Cherri: Please don't be ashamed of your son's poor choices. He was human and made choices that perhaps in another time and circumstance he would have not made or would not make again. I am not ashamed of my son. I am sorry for the life he led b/c it led to a lot of pain and misery for him and as a byproduct for us. I am not happy that his gf was what I consider to be an enabler but it's far easier to be compassionate vs angry. Anger is an extremely tiring emotion and like addiction it builds and becomes it's own addiction.

had i not used the F bomb before "heroin addicts" would it have been taken another way, more weight and understanding of my anger and total frustration toward our lousy pathetic system/govt?

Cherri: It was not only the "F" word it is your anger that concerns me. We need to celebrate the lives of our lost children and heal. If it was addiction that did your child in then learn as much as you can and educate people so that the world will be a kinder place for them.

Even tho i grew up in the city, i was never really exposed to homeless people, now i am, and it greatly disturbs me, they are everywhere downtown where i work, and seeing a young man that resembled MY son took me right over the edge last night.

Cherri: We are all "a paycheck away" from being homeless. Our circumstances can change overnight and I would hope that people would be charitable to me so I try to be charitable to people. When my son was missing and on the streets it was my hope that people would show him kindness.

"reach out" you say... HOW?Huh, what can *I* do to help them?Huh if you only knew MY situation, if it werent for my family, id be living on the sidewalk right beside them! i can barely afford groceries sometimes, id rather buy cigarettes, so i have my own addiction, sure its not heroin, crack, or weed [anymore thank God!] but its an addiction AND partly a choice IMO.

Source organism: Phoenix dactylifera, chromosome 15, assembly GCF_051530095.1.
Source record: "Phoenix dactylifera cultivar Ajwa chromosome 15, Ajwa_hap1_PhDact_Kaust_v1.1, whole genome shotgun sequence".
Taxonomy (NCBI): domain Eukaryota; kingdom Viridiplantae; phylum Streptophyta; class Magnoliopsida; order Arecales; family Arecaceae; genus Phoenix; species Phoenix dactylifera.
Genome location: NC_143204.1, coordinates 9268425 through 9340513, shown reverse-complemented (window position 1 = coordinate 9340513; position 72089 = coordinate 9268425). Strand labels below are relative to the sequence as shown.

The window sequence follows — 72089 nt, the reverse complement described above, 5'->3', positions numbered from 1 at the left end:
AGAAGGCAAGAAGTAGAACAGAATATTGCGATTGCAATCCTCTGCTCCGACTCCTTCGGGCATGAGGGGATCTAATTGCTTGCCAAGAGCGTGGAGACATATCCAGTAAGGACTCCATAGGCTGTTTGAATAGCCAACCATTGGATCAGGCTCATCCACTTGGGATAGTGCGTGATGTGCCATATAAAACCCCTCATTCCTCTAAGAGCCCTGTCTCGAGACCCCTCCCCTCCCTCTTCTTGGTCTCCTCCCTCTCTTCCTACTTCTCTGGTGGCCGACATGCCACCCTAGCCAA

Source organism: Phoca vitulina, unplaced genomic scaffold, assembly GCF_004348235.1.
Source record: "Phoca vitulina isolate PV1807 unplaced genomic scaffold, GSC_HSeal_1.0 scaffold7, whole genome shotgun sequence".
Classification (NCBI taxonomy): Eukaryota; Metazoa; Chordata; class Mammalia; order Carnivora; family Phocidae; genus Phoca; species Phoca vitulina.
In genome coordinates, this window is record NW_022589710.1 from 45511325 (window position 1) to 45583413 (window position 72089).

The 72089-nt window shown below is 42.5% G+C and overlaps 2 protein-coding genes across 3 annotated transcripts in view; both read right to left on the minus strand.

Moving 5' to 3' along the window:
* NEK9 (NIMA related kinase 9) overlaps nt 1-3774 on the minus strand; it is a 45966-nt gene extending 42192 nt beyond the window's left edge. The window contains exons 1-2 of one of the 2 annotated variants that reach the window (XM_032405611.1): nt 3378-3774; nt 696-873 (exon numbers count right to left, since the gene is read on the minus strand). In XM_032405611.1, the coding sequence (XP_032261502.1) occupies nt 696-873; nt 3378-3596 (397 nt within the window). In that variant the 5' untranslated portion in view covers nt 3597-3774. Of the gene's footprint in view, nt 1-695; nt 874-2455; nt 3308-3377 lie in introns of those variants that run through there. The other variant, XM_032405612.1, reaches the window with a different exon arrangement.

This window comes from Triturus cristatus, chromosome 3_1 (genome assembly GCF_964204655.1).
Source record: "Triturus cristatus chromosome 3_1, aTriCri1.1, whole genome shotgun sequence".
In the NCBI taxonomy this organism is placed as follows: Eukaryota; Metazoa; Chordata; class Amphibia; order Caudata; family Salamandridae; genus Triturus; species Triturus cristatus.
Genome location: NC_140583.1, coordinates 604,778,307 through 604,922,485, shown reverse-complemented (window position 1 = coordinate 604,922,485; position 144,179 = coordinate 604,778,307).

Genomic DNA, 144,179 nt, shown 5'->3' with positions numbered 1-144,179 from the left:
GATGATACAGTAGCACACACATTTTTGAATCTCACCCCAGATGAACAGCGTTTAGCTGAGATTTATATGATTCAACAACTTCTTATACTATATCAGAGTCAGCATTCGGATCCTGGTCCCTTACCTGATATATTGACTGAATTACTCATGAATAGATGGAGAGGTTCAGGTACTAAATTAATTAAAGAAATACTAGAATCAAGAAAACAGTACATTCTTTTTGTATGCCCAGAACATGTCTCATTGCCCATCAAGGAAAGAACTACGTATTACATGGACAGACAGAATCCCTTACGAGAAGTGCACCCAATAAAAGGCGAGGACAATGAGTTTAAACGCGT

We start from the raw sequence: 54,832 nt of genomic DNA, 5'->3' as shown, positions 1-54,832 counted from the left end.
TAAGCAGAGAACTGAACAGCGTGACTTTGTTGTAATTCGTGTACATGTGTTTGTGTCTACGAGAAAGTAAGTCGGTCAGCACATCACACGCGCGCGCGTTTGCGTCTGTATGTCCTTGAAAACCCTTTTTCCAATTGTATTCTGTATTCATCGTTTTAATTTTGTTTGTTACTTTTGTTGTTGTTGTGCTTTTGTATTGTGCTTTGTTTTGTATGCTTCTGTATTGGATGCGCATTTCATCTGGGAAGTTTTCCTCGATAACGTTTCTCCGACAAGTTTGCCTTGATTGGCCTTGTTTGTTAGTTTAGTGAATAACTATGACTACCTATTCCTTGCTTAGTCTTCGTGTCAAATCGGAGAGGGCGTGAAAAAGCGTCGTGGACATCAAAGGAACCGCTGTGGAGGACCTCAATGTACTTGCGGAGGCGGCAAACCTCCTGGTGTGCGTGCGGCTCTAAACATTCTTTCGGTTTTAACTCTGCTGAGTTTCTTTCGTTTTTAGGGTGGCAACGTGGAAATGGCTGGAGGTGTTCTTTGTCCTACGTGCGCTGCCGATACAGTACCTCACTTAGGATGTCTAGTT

Cherri: Reach out doesn't have to be financially, it can be a simple smile, acknowledging the homeless vs ignoring them as they are worthless. I have been helped out by my family when my circumstances was tough and in time I help out now that I can. Kindness begets kindness.

it just seems for every good thing in this world, there are 10 bad things, and sometimes it overwelms me to such a degree i cant stand it.

Cherri: Try to set limits on these negative thoughts, they are destructive. Think of allthe simple pleasures such as a pretty flower, a sunny day. Yes this is much sadness and evil in the world and it is a temptation to be angry, dissatisfied and to give up but then you are just adding to the problem. Be a part of the solution not the problem.

i am sincerely sorry for my poor choice of words, and not giving more thought to how i expressed myself, and mostly that i hurt you, Dottie, and anyone else here.

thank you for responding though, i DO appreciate your confronting me on this, when im wrong ill say im wrong, and can take honest criticism when i screw up.

love cherri

Cherri: I am not writing this to confront you just in the honest hope and attempt to illustrate how many of us in all sorts of walks of life face the same challenges each and every day. If we open our hearts and minds to oneanother we can make positive changes.

I wish you much love and peace,
Paula

starynyte

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« Reply #8 on: December 07, 2006, 04:06:57 AM »
Dear Paula,

"I have never known an instance in communication (written or verbal) when emotions taking over serve well. It has been my experience to think, reflect, review and then take careful choice with your communication style."